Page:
Racism In Huckleberry Finn Research Paper

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Mark Twain tells story of a white boy, whom one would consider to be an outsider, Huck, and his older friend Jim, a runaway slave; that exemplify that racism is something that will always be. The Adventures of Huckleberry Finn has been facing continuous controversy ever since it 's publication date in 1884 and has seemingly continued to make news even today. Mark Twain, the author, faced much scrutiny for his lack of respect for religion, for his ungrammatical American vernacular, and for being racist.
The novel was removed from schools because of the novels portrayal of Jim and its use of the "N" word. Twain used the "N" word 219 times throughout the novel, which some people thought it got in the story 's message against slavery; but others, thought Twain perfectly captured the way people talked back then. Some believe it is inherently racist altogether. Well, not Ernest Hemingway, poet T.S. Elliot, or even African American novelist Ralph Ellison. They believe Twain 's satire is a powerful attack on racism, which is different from what the NAACP believes-- that the book is inherently racist (Rush 2002).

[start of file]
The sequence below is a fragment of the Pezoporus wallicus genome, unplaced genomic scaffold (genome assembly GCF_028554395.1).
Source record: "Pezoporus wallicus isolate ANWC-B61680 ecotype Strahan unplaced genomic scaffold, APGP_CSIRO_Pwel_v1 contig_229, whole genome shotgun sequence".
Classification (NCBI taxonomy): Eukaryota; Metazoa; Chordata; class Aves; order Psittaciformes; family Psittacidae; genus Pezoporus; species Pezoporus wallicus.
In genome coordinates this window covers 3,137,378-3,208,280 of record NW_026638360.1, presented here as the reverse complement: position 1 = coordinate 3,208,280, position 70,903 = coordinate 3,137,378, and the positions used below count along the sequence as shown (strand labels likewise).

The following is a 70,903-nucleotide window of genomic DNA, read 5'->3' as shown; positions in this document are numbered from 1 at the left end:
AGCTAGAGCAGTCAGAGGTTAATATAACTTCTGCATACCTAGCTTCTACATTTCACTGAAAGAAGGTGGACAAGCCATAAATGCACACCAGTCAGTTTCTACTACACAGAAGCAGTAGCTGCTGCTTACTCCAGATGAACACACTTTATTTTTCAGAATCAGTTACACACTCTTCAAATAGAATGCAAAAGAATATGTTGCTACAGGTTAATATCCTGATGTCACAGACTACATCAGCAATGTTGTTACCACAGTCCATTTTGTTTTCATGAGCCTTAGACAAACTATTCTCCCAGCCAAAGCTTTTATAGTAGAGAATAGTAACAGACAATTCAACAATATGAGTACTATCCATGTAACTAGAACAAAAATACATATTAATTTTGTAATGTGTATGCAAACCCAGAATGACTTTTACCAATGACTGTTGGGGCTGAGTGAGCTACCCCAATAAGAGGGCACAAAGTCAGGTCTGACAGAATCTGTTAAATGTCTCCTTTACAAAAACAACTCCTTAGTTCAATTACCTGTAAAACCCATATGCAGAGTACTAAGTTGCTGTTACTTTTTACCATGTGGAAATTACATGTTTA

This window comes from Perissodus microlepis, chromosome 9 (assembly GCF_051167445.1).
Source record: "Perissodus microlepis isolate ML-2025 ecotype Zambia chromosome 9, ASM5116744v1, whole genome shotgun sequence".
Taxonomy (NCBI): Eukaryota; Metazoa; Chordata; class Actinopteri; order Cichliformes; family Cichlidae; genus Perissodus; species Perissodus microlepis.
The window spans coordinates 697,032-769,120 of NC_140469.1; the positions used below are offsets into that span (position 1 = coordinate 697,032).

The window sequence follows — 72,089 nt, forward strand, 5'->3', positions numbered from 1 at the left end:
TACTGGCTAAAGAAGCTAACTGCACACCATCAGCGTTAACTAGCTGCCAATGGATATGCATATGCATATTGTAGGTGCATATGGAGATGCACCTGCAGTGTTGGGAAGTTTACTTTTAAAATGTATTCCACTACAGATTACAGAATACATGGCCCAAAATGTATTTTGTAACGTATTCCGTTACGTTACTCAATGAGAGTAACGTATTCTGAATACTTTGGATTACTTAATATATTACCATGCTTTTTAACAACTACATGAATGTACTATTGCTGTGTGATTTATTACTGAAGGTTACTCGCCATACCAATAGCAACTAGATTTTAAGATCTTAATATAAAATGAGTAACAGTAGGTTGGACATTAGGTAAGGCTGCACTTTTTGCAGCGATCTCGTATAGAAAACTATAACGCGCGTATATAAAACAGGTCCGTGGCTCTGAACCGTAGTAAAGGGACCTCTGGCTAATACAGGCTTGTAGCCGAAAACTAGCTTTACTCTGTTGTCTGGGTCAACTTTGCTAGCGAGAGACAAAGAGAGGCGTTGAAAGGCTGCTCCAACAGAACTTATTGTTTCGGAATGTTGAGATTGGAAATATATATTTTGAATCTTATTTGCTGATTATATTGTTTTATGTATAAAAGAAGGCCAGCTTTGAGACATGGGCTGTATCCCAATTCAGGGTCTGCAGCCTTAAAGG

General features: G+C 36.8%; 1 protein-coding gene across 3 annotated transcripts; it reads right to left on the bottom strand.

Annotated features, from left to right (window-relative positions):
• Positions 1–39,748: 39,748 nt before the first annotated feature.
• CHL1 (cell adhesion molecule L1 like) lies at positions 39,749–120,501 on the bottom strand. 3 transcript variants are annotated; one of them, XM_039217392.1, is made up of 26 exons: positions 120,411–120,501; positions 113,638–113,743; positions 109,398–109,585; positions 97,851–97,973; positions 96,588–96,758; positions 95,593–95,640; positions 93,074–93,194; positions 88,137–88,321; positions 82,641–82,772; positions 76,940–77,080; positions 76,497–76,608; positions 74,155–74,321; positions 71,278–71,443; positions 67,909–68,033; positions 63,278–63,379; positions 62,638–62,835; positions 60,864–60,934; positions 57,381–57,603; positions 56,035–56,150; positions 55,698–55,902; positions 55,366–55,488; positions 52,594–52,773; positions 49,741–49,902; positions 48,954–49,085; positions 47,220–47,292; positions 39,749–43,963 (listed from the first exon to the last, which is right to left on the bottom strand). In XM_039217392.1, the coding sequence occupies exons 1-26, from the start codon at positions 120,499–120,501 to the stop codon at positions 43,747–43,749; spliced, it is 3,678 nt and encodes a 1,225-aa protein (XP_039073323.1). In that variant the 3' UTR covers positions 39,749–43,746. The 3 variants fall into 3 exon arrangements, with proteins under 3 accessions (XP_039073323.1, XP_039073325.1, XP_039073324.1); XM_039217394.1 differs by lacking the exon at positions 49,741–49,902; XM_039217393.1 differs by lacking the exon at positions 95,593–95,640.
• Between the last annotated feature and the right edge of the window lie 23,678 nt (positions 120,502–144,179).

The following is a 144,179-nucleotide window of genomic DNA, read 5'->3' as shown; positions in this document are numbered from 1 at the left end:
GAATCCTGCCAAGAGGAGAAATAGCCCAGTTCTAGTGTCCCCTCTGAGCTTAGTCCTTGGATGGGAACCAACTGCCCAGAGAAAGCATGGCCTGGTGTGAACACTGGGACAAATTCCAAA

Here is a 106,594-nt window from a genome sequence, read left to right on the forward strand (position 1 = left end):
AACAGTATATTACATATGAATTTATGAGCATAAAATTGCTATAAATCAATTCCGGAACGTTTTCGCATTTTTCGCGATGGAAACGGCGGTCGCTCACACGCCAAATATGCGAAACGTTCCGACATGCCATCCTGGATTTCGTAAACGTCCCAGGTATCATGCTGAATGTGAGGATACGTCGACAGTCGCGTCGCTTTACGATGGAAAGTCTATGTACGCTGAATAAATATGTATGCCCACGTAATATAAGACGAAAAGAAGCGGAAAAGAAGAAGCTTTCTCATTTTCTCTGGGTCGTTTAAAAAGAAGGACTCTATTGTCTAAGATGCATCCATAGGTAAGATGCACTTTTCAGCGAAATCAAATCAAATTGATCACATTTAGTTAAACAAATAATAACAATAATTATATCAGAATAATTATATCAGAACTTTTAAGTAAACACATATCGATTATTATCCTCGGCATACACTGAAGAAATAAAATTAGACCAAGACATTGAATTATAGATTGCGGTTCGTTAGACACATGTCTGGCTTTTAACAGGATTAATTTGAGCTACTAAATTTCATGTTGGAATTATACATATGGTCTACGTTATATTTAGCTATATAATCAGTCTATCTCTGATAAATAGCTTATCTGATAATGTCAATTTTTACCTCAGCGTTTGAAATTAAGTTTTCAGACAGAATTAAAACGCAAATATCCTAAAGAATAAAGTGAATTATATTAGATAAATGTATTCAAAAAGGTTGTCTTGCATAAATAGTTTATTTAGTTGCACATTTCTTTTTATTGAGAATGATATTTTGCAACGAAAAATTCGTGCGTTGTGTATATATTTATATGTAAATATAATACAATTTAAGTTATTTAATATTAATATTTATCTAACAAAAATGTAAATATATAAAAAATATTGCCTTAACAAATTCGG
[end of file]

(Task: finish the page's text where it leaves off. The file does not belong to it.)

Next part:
Mark Twain took seven years to make this book, in which he started over completely one time because he didn’t like how the novel was
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Old Finn represents the hypocrisy that blacks are a nuisance when it is in fact the whites who are more of a nuisance (Henry 1992). Mark Twain, after truly reading the novel, was the exact opposite of a racist. He wrote to surface the problems in society, that continued decades after slavery was abolished. At first glimpse, without truly divulging oneself into the novel, most would say it is racist and pro slavery. If one thinks that, that have completely lost sight of the theme of the novel and should start over. Still today, people are bringing to surface the same claims that Twain acknowledges through his novel. Will it ever
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